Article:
Integrating expert opinion and traditional ecological knowledge in invasive alien species management: Corbicula in Eastern Europe as a model.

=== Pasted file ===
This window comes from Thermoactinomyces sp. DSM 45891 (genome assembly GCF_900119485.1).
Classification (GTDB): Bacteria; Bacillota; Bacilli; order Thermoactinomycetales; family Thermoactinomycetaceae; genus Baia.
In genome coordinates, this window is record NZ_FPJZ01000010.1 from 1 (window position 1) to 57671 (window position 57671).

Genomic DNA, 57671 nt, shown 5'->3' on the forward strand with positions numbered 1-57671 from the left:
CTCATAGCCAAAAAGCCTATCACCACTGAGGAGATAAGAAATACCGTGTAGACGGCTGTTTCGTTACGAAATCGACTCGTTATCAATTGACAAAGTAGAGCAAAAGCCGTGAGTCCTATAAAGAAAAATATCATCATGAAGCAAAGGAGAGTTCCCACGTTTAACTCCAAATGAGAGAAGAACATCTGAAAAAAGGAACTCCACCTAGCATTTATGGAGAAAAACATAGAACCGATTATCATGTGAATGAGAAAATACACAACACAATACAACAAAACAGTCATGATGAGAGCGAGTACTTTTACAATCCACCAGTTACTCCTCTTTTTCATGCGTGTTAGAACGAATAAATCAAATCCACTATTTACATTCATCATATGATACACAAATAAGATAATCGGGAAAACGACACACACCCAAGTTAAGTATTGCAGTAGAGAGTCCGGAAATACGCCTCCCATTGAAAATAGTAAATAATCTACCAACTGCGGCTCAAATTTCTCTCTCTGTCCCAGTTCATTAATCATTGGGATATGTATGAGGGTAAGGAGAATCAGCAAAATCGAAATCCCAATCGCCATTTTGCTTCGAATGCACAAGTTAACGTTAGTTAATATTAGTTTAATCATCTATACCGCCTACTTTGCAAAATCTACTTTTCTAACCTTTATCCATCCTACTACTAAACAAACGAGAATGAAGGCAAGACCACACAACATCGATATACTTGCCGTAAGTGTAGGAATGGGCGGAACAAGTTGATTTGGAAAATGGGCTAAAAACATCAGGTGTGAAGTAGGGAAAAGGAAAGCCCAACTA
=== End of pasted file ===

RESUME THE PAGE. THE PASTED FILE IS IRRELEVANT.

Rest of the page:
The rate of alien species introduction is on the rise and seems unstoppable at a global scale. Once an alien species has been introduced to a new system, early detection and rapid eradication is the only cost-effective alternative to containment and long-term control. Here, we provide an integrative approach combining three sources of information to assist the management of invasive alien species. We used the Asian clam Corbicula sp. invasion in the Lower Danube as a model. First, the reference distribution data for the species was obtained through a crowdsourcing campaign, including a bibliographic review, public repositories and unpublished data. Next, we weighted the importance of different introduction pathways and dispersal vectors, focusing on the opinion and experience of an expert panel. Finally, information retrieved with semi-structured interviews was contrasted against the present distribution of the species. The expert panel highlighted the opening of the Rhine-Main-Danube Canal in 1992 as the most probable pathway of Corbicula introduction in the Lower Danube. However, the bibliographic review and interviews pointed to an earlier introduction event throughout the Danube Delta. In the subsequent spread phase, all three sources of information refer to zoochory, but also human mediated activities, as the vectors responsible for Corbicula dispersal to Danube tributaries. Our study presents a methodology on how expert opinion and traditional ecological knowledge can be effectively integrated to identify introduction pathways and dispersal vectors that facilitate the spread of invasive alien species. This approach can be used for enhancing collaboration between academic and research institutions and for raising stakeholders' awareness to be used in management.